As a follow up to this answer to a M.Y. question, why is שליט"א more commonly used after a notable Rav's name than the term נירו יאיר (or נ"י, as an abbreviation)?

A wise person, such as a rav is called a תלמיד חכם meaning student" of a wise person (Thanks to @wfb for the clarity!) This implies that even though he is wise, he is still a student, because he always needs to continue learning.

Also Pirkei Avot 4:1 states:

בן זומא אומר:איזהו חכם? הלומד מכל אדם, שנאמר: (תהלים קיט צט): "מכל מלמדי השכלתי כי עדותיך שיחה לי

Ben Zoma says: Who is the wise one? He who learns from all men, as it says, "I have acquired understanding from all my teachers" (Psalms 119:99).

This confirms the same idea that people become wiser by continually learning from others.

The term נירו יאיר implies that the person should continue to shine his light by continually learning and teaching others, and becoming wiser. This seems. to me, to be a bigger bracha than שליט"א, which is just a bracha that the rav should live long, without directly indicating that he should become wiser and teach others.

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    The word is related to שליט - it is a way of giving the blessing while recognizing the stature and authority of the person. – Yishai May 7 '15 at 15:13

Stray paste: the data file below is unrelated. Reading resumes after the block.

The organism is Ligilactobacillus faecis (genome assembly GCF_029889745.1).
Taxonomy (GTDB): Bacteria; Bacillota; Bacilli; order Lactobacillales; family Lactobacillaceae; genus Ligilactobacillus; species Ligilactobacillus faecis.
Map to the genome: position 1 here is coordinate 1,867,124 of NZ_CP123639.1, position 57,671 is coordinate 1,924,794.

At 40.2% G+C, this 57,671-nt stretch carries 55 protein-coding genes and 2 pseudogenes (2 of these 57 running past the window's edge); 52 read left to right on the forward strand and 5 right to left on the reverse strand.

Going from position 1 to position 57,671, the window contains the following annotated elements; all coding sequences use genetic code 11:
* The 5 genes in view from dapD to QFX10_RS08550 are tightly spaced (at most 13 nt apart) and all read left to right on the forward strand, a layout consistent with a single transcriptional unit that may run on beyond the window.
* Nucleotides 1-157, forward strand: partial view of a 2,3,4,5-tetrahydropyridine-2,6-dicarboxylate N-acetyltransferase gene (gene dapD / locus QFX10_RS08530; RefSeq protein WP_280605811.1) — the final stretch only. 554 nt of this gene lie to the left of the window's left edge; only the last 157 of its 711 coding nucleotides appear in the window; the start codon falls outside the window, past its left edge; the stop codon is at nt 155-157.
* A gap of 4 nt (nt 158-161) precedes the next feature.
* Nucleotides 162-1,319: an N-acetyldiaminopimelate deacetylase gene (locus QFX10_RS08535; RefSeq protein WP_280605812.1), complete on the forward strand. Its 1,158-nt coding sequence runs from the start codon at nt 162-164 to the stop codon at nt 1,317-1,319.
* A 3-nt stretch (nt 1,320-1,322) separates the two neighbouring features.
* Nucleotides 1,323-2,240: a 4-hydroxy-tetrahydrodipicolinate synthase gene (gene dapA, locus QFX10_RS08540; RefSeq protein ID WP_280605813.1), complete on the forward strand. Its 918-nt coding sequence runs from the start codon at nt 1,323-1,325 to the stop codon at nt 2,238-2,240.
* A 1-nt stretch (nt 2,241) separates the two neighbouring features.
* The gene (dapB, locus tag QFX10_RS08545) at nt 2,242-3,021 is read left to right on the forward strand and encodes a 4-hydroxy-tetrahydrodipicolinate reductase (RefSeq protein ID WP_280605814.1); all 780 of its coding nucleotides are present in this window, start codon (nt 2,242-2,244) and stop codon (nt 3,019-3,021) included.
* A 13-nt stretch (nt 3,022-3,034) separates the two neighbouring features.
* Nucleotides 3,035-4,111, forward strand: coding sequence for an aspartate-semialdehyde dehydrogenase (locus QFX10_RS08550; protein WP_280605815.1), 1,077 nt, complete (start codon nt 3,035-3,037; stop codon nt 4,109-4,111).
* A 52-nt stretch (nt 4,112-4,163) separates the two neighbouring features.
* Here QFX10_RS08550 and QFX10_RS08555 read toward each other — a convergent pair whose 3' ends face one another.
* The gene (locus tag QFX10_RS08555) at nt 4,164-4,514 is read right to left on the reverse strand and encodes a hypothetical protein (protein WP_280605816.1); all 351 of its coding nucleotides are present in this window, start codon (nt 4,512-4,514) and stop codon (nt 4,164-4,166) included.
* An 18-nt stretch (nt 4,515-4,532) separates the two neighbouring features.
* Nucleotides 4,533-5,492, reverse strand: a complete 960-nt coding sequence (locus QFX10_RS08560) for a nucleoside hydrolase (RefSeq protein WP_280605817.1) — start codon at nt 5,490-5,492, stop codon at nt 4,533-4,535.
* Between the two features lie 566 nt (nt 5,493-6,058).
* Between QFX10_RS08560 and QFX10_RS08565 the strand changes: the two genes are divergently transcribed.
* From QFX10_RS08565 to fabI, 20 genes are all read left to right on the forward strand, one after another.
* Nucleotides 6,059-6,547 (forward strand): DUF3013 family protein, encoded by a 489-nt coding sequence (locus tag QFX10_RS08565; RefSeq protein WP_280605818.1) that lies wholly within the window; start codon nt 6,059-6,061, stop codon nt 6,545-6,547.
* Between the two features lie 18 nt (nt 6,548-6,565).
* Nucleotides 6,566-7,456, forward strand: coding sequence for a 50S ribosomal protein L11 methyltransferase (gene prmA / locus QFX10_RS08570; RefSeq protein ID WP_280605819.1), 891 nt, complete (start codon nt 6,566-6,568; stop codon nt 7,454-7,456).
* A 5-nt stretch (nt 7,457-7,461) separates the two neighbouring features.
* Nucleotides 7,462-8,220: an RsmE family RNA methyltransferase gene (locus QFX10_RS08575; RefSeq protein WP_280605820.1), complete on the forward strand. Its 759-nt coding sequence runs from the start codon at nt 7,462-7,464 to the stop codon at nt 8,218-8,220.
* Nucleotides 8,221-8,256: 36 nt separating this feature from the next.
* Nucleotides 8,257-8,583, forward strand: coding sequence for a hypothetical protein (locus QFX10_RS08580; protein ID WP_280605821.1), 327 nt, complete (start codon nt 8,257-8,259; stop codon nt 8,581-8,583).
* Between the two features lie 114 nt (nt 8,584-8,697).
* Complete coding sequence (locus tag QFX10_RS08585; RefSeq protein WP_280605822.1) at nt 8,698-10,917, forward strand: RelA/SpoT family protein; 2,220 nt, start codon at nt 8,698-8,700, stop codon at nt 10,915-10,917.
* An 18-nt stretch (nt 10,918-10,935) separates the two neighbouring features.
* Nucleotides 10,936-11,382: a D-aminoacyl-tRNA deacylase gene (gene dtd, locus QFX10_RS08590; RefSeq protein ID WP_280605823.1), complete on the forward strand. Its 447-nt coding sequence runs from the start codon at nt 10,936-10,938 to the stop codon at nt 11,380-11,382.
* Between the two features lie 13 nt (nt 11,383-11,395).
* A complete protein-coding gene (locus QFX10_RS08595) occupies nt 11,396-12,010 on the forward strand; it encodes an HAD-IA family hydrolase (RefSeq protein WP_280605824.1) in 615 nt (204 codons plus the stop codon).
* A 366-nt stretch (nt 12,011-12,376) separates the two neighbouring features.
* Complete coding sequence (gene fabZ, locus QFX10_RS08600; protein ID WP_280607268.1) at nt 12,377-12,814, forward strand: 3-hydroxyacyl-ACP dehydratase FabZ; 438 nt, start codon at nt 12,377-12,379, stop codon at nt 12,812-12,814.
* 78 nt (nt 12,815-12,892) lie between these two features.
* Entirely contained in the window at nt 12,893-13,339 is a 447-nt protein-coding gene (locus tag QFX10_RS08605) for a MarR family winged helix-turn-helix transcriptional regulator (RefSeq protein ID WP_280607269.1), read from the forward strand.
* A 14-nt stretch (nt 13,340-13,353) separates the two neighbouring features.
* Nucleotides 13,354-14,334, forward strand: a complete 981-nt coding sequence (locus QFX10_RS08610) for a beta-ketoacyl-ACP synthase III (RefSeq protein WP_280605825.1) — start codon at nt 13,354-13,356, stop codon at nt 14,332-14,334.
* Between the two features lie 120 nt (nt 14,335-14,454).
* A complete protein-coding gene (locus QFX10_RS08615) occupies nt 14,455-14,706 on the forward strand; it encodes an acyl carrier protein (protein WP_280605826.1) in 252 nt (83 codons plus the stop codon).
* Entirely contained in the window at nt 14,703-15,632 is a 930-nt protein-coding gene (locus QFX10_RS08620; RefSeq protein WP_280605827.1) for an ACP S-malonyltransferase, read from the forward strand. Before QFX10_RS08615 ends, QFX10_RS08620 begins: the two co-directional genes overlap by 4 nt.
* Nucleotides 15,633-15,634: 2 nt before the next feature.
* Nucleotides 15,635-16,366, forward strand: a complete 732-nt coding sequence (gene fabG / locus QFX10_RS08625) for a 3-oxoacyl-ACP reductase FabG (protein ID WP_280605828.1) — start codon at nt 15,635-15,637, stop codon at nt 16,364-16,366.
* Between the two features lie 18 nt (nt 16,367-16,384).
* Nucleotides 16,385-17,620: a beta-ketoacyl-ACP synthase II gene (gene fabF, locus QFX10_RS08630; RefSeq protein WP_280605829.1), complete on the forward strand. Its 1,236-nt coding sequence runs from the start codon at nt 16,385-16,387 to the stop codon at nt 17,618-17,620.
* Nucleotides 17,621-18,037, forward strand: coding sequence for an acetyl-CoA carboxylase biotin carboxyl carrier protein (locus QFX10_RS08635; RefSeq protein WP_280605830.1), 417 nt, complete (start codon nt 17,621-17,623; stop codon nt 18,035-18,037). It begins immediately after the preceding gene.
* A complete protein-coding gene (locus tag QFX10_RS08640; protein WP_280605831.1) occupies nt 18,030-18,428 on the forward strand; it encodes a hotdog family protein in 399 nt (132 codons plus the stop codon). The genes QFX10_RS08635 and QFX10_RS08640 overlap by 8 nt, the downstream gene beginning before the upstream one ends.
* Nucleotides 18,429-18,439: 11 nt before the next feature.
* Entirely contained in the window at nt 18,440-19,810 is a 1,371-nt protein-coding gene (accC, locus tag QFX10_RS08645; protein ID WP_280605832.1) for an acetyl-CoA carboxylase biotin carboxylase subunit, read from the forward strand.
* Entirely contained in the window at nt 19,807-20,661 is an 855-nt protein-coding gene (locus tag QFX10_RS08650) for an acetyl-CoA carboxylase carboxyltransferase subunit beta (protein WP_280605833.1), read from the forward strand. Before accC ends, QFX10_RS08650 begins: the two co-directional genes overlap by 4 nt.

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    How do you know which is more common? – Double AA May 7 '15 at 15:17
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    תלמיד חכם actually means a student of a wise person – wfb May 7 '15 at 15:28
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    @Yishai Isn't that more of a secondary, hinted meaning (or perhaps even an ex post facto etymology)? (Related: judaism.stackexchange.com/a/30999). – Fred May 7 '15 at 16:45
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    Usually the rav gets the shlita and a bochur the n"y. Today every married person is called rav. Envelopes addressed to me for money always call me rav. – cham May 7 '15 at 18:25

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